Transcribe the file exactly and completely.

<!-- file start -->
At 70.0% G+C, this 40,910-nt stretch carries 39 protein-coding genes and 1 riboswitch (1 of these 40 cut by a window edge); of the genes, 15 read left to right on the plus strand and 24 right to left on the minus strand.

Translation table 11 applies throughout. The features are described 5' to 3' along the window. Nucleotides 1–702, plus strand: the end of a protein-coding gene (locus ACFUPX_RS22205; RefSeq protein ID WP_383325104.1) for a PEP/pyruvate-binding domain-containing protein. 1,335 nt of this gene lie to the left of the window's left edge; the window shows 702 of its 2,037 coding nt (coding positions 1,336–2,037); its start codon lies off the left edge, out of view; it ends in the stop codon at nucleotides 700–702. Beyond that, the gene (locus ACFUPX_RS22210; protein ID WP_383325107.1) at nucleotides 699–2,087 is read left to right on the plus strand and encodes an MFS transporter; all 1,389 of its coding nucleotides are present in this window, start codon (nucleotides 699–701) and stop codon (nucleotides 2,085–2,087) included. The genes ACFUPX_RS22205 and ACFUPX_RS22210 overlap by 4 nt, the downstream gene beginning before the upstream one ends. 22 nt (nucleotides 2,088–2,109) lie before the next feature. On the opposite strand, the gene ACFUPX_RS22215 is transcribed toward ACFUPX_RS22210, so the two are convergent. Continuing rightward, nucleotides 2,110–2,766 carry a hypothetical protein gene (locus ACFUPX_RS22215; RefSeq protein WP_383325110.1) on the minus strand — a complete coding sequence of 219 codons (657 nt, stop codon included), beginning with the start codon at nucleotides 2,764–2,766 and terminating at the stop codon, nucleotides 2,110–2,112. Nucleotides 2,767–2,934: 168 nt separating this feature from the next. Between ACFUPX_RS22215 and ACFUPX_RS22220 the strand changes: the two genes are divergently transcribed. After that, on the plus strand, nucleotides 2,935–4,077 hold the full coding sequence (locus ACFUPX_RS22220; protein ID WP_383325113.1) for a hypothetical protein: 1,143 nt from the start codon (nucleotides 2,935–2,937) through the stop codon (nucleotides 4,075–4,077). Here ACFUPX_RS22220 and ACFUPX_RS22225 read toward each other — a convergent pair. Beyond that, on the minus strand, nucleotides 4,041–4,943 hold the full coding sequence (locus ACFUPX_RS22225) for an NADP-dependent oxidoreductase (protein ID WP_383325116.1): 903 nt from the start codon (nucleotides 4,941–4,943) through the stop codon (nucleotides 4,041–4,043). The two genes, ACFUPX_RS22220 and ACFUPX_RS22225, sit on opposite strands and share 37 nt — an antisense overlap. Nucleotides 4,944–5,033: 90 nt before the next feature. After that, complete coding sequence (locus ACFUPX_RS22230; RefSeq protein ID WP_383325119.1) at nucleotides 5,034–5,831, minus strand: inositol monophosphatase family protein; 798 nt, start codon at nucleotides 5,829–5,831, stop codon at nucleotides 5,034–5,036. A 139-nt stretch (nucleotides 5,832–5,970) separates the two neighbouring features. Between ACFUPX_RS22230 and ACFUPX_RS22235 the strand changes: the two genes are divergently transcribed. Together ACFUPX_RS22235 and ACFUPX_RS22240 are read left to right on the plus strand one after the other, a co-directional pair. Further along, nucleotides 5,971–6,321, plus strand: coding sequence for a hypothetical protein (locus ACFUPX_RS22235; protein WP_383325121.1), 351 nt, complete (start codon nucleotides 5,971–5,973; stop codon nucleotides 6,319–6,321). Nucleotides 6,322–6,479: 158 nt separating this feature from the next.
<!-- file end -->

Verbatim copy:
At 70.0% G+C, this 40,910-nt stretch carries 39 protein-coding genes and 1 riboswitch (1 of these 40 cut by a window edge); of the genes, 15 read left to right on the plus strand and 24 right to left on the minus strand.

Translation table 11 applies throughout. The features are described 5' to 3' along the window. Nucleotides 1–702, plus strand: the end of a protein-coding gene (locus ACFUPX_RS22205; RefSeq protein ID WP_383325104.1) for a PEP/pyruvate-binding domain-containing protein. 1,335 nt of this gene lie to the left of the window's left edge; the window shows 702 of its 2,037 coding nt (coding positions 1,336–2,037); its start codon lies off the left edge, out of view; it ends in the stop codon at nucleotides 700–702. Beyond that, the gene (locus ACFUPX_RS22210; protein ID WP_383325107.1) at nucleotides 699–2,087 is read left to right on the plus strand and encodes an MFS transporter; all 1,389 of its coding nucleotides are present in this window, start codon (nucleotides 699–701) and stop codon (nucleotides 2,085–2,087) included. The genes ACFUPX_RS22205 and ACFUPX_RS22210 overlap by 4 nt, the downstream gene beginning before the upstream one ends. 22 nt (nucleotides 2,088–2,109) lie before the next feature. On the opposite strand, the gene ACFUPX_RS22215 is transcribed toward ACFUPX_RS22210, so the two are convergent. Continuing rightward, nucleotides 2,110–2,766 carry a hypothetical protein gene (locus ACFUPX_RS22215; RefSeq protein WP_383325110.1) on the minus strand — a complete coding sequence of 219 codons (657 nt, stop codon included), beginning with the start codon at nucleotides 2,764–2,766 and terminating at the stop codon, nucleotides 2,110–2,112. Nucleotides 2,767–2,934: 168 nt separating this feature from the next. Between ACFUPX_RS22215 and ACFUPX_RS22220 the strand changes: the two genes are divergently transcribed. After that, on the plus strand, nucleotides 2,935–4,077 hold the full coding sequence (locus ACFUPX_RS22220; protein ID WP_383325113.1) for a hypothetical protein: 1,143 nt from the start codon (nucleotides 2,935–2,937) through the stop codon (nucleotides 4,075–4,077). Here ACFUPX_RS22220 and ACFUPX_RS22225 read toward each other — a convergent pair. Beyond that, on the minus strand, nucleotides 4,041–4,943 hold the full coding sequence (locus ACFUPX_RS22225) for an NADP-dependent oxidoreductase (protein ID WP_383325116.1): 903 nt from the start codon (nucleotides 4,941–4,943) through the stop codon (nucleotides 4,041–4,043). The two genes, ACFUPX_RS22220 and ACFUPX_RS22225, sit on opposite strands and share 37 nt — an antisense overlap. Nucleotides 4,944–5,033: 90 nt before the next feature. After that, complete coding sequence (locus ACFUPX_RS22230; RefSeq protein ID WP_383325119.1) at nucleotides 5,034–5,831, minus strand: inositol monophosphatase family protein; 798 nt, start codon at nucleotides 5,829–5,831, stop codon at nucleotides 5,034–5,036. A 139-nt stretch (nucleotides 5,832–5,970) separates the two neighbouring features. Between ACFUPX_RS22230 and ACFUPX_RS22235 the strand changes: the two genes are divergently transcribed. Together ACFUPX_RS22235 and ACFUPX_RS22240 are read left to right on the plus strand one after the other, a co-directional pair. Further along, nucleotides 5,971–6,321, plus strand: coding sequence for a hypothetical protein (locus ACFUPX_RS22235; protein WP_383325121.1), 351 nt, complete (start codon nucleotides 5,971–5,973; stop codon nucleotides 6,319–6,321). Nucleotides 6,322–6,479: 158 nt separating this feature from the next.